In the wake of this week’s resignation of interim MSU President John Engler, there’s an editorial in today’s Detroit Free Press called “In Engler, panicked MSU Trustees got what they paid for.”
WKAR’s Scott Pohl talks with Brian Dickerson, Editorial Page Editor of the Free Press, about the editorial. He says the MSU-Engler saga is “more complicated than it’s been made out to be.”
SCOTT POHL: I wanted to ask you, first of all, what motivated you to write this column? The tone seems to be that while it's easy to throw criticism at John Engler, he perhaps deserves some credit for changes that have been made in the last year at MSU. Would you say that's close to what motivated you?
BRIAN DICKERSON: I don't think John Engler needs me to defend him, and I really wasn't motivated by any desire to defend him. I just I guess I wanted to point out that this saga is a little more complicated than it's been made out to be.
He probably was handed an impossible job when he took over a year ago, and it had two big elements, an inside element and an outside element. The inside element, I would argue that he did about as well as anybody could have done, mainly because of who he is and the experience he's had in Michigan. He might have been the only guy who could bring legislators who were very eager to express their solidarity with Nassar’s victims and their anger at MSU in the only way legislators can: by passing laws and by withholding money and you know, Engler was the perfect guy to put down that rebellion, which he did.
Obviously a very important, and maybe even the most important part of the job, was to repair what had been a disastrous year almost of public relations at MSU and to present a completely different outward face to the public. He was a spectacularly bad choice for that part of the job because he's never been a diplomat. He's never minced words, He held power in Michigan at a time before social media and everything.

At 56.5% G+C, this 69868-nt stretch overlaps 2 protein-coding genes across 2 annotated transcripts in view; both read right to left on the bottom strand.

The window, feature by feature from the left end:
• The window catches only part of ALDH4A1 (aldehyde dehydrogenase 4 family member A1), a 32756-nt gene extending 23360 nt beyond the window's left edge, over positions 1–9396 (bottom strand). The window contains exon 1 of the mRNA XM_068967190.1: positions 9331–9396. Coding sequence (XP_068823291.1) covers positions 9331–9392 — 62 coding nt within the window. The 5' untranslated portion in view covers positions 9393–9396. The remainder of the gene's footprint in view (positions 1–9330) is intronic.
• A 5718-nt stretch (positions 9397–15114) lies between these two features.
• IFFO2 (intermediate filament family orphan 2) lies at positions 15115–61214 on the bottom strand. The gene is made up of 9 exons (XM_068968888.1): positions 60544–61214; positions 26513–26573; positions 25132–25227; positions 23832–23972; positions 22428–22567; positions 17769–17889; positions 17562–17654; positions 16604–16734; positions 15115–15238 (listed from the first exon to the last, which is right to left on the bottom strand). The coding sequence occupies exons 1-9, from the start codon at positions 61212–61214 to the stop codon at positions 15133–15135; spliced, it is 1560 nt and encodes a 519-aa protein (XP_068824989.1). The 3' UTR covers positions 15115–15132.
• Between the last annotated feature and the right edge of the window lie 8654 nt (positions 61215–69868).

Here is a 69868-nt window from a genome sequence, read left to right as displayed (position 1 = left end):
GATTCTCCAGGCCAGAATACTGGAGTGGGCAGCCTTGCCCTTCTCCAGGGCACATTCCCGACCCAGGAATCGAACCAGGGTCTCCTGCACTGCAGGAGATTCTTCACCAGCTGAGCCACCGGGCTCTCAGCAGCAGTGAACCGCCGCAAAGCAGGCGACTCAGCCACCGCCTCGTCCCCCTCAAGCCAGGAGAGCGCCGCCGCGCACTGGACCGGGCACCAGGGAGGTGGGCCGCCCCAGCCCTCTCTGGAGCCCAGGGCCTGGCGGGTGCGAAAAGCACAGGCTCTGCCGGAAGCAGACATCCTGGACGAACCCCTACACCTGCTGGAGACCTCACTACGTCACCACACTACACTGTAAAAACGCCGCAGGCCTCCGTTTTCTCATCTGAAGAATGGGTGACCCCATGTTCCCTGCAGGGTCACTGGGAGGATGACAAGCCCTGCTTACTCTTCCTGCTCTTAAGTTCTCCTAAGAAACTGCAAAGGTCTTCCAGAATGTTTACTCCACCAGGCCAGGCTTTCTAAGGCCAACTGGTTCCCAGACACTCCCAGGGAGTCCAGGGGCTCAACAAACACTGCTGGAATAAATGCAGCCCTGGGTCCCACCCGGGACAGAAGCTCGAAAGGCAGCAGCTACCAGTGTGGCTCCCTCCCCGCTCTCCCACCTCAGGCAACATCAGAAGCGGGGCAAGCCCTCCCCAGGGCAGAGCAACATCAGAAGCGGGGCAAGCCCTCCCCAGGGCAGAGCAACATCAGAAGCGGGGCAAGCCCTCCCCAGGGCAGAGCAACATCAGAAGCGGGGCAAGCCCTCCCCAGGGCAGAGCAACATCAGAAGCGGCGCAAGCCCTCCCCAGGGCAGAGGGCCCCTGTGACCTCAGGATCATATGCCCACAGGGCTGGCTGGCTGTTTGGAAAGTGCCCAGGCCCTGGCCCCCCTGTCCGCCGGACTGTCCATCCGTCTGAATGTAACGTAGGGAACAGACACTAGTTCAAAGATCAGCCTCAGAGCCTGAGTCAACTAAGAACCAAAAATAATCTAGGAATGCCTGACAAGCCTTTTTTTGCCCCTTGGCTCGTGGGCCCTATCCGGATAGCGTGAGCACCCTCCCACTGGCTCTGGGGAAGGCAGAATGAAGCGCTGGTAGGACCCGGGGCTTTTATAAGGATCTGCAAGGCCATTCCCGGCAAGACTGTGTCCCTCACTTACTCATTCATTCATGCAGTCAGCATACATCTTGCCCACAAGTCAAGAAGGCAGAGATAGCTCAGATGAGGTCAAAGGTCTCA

He was here at the Free Press last Friday to talk about his tenure at MSU, and he reminded us that when he was governor, nobody could ever see his emails. He was quite startled to discover that as president of MSU his emails were subject to the Freedom of Information Act and could be splayed out for the public to see.
I just wanted for the sake of an accurate history to point out that he'd been hired by a panicked board of trustees to do a lot of things and that he'd done some of them quite competently and some of them really, really badly, but that anybody who'd been watching John Engler for the last 20 or 30 years as I have could hardly be surprised by how his words, it could be said, threw gasoline on the fire.
POHL: You also point to a couple of fires that he was involved in putting out or at least dampening down. Let's talk about each of them briefly. The state legislature at the time was threatening to reduce funding to the university. Tell me about Engler’s role in tamping that fire down.
DICKERSON: MSU is much more dependent on that then say the University of Michigan is on that and on tuition, and so that was a very serious threat to the university's future. Engler made it go away.
The other huge problem confronting the University at that point was this liability to Nasser's victims. I heard people talking about billions of dollars, billions plural, at the time, but nobody really knew where the bottom of that was. He made that a priority and they got a half billion dollar settlement. Some people think the university got off cheap, but on the other hand, half a billion dollars is a lot of money, and that was tied to the legislature agreeing not to pass any of this punitive legislation that that had threatened to increase the university's exposure in the Nassar scandal. Those two things, capping the liability and settling the litigation and putting down this group of legislators who wanted a pound of flesh and wanted to be seen by their constituents taking a pound of flesh, those were two significant achievements.
POHL: You also point to some of the things that Engler says in his 11-page resignation letter that I think a case can be made he deserves credit for, like the fact that enrollment at MSU is up, the health of the endowment at MSU, a few of those things. While you point those things out, I wanted to ask you about the tone of the opening section of that letter in which he blames his demise as interim president on the arrival of three new Democrats on the board as opposed to taking any responsibility for any of this on himself.
DICKERSON: Yeah, well, I think that's classic Engler. What I saw him doing there is saying this is just more partisan nonsense and all that's happened is that the control of that MSU board has shifted to the other party, and I think it's clearly more complicated than that.
I guess the other reason I wrote the column is I wanted to point out that the board had every reason to know the risks it was running when it hired john Engler to get this job done, and that they share complicity for some of the public relation fallout that has happened in the past year.